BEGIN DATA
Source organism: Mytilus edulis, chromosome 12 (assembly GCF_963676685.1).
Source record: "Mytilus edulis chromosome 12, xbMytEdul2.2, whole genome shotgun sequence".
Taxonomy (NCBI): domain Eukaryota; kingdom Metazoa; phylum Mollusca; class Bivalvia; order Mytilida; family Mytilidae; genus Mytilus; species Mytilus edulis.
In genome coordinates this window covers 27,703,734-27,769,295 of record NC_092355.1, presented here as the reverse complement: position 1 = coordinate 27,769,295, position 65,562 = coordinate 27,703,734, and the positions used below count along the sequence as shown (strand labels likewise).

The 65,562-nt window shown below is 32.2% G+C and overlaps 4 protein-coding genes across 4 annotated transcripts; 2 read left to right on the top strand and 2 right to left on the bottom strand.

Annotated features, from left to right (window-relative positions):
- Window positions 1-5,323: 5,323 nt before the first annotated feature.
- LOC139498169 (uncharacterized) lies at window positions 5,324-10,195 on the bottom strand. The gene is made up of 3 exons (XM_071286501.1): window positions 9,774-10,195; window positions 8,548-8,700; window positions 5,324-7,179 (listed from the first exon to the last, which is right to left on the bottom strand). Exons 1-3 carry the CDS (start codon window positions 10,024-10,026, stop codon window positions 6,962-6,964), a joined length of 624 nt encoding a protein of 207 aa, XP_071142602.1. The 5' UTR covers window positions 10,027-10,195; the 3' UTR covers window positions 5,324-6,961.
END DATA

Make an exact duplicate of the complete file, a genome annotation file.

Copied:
Source organism: Mytilus edulis, chromosome 12 (assembly GCF_963676685.1).
Source record: "Mytilus edulis chromosome 12, xbMytEdul2.2, whole genome shotgun sequence".
Taxonomy (NCBI): domain Eukaryota; kingdom Metazoa; phylum Mollusca; class Bivalvia; order Mytilida; family Mytilidae; genus Mytilus; species Mytilus edulis.
In genome coordinates this window covers 27,703,734-27,769,295 of record NC_092355.1, presented here as the reverse complement: position 1 = coordinate 27,769,295, position 65,562 = coordinate 27,703,734, and the positions used below count along the sequence as shown (strand labels likewise).

The 65,562-nt window shown below is 32.2% G+C and overlaps 4 protein-coding genes across 4 annotated transcripts; 2 read left to right on the top strand and 2 right to left on the bottom strand.

Annotated features, from left to right (window-relative positions):
- Window positions 1-5,323: 5,323 nt before the first annotated feature.
- LOC139498169 (uncharacterized) lies at window positions 5,324-10,195 on the bottom strand. The gene is made up of 3 exons (XM_071286501.1): window positions 9,774-10,195; window positions 8,548-8,700; window positions 5,324-7,179 (listed from the first exon to the last, which is right to left on the bottom strand). Exons 1-3 carry the CDS (start codon window positions 10,024-10,026, stop codon window positions 6,962-6,964), a joined length of 624 nt encoding a protein of 207 aa, XP_071142602.1. The 5' UTR covers window positions 10,027-10,195; the 3' UTR covers window positions 5,324-6,961.